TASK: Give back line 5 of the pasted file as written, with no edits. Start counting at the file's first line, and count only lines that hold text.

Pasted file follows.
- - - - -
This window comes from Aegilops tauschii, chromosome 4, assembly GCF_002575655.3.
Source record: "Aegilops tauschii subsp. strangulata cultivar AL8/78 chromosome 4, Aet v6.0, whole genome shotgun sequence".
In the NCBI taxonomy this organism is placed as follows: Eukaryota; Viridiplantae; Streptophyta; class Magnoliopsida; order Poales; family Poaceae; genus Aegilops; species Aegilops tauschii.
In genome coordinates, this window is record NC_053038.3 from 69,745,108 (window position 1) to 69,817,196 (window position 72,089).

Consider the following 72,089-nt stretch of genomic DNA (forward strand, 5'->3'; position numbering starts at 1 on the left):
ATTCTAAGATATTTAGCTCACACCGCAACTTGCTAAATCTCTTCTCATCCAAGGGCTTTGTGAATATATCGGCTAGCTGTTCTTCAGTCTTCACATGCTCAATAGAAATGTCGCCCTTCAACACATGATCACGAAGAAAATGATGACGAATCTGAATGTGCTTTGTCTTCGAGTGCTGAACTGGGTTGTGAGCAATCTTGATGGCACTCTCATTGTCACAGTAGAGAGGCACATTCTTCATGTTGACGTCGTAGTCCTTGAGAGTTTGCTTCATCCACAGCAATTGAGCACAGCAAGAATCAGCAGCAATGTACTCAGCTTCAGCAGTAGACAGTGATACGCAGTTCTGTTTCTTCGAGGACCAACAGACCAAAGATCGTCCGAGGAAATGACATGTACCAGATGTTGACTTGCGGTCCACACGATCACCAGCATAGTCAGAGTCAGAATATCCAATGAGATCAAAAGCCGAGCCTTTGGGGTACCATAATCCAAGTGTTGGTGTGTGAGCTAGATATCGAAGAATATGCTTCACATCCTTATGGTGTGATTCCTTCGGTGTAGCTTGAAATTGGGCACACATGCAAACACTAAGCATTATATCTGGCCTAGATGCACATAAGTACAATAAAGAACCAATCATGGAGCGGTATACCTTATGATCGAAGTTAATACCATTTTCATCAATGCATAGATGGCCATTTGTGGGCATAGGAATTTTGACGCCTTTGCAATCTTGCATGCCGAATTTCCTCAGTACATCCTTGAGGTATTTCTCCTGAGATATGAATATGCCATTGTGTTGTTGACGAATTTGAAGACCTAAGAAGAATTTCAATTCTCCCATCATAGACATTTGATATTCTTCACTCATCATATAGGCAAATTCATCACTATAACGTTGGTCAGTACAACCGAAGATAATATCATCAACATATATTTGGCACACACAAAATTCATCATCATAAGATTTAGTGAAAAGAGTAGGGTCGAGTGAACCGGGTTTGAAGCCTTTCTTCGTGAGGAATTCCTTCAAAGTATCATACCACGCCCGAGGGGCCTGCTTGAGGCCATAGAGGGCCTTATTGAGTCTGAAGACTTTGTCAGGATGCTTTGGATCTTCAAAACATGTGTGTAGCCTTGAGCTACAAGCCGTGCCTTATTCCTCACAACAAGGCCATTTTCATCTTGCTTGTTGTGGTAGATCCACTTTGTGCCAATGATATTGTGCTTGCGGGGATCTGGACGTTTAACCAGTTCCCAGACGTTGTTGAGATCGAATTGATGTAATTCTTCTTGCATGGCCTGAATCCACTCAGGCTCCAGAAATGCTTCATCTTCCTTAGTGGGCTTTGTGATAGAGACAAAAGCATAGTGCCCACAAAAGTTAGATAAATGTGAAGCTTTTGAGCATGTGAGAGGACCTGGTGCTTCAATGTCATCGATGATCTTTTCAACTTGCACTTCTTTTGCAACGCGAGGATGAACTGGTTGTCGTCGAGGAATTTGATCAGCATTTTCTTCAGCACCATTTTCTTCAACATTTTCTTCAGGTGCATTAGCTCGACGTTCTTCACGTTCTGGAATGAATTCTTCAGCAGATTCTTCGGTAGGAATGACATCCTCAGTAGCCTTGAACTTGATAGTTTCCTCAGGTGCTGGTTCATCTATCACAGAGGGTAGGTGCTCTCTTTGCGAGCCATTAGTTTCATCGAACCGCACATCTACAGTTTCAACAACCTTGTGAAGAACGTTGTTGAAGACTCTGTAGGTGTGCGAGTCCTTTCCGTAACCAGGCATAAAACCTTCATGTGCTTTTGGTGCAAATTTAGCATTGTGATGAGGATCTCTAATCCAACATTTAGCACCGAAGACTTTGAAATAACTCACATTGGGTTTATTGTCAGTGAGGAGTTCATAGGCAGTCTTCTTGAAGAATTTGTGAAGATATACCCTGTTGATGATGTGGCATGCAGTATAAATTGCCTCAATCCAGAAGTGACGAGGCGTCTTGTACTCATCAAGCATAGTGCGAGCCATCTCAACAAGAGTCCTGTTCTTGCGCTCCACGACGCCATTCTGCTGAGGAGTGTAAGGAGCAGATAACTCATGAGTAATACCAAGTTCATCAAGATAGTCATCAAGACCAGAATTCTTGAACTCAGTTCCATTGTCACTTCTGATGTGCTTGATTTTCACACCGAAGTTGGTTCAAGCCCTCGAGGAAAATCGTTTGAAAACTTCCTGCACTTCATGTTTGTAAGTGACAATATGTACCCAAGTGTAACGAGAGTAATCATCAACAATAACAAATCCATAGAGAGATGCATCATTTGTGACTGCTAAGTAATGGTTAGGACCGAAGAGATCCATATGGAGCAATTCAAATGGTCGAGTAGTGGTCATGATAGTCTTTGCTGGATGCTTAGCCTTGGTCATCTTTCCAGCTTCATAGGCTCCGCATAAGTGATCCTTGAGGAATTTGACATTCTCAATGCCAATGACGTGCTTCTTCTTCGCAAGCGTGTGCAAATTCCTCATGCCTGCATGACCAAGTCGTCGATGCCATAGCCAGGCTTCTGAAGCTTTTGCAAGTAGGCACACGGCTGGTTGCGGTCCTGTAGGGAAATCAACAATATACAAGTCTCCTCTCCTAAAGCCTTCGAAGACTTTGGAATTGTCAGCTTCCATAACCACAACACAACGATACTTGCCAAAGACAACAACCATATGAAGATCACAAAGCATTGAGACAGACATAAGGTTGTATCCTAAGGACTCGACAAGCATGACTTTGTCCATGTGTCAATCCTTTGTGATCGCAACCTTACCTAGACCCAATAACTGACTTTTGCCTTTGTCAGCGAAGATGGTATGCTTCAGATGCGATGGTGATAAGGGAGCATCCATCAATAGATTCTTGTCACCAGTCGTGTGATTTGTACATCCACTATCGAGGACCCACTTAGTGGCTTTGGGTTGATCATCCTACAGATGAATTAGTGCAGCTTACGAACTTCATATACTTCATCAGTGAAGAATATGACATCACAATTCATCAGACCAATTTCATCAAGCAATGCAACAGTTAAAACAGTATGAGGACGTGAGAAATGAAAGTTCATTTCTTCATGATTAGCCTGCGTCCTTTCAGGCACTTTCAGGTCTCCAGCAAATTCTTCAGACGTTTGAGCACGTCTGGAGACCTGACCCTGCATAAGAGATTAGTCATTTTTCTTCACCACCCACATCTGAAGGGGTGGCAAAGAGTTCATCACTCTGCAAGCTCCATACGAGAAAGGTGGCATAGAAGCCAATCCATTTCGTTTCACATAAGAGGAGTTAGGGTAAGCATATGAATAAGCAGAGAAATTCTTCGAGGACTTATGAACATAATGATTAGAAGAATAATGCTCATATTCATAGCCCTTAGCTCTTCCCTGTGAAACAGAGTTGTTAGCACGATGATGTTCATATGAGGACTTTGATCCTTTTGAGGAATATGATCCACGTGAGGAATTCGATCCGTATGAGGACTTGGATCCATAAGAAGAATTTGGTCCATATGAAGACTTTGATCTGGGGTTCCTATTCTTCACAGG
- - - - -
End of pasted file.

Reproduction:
Consider the following 72,089-nt stretch of genomic DNA (forward strand, 5'->3'; position numbering starts at 1 on the left):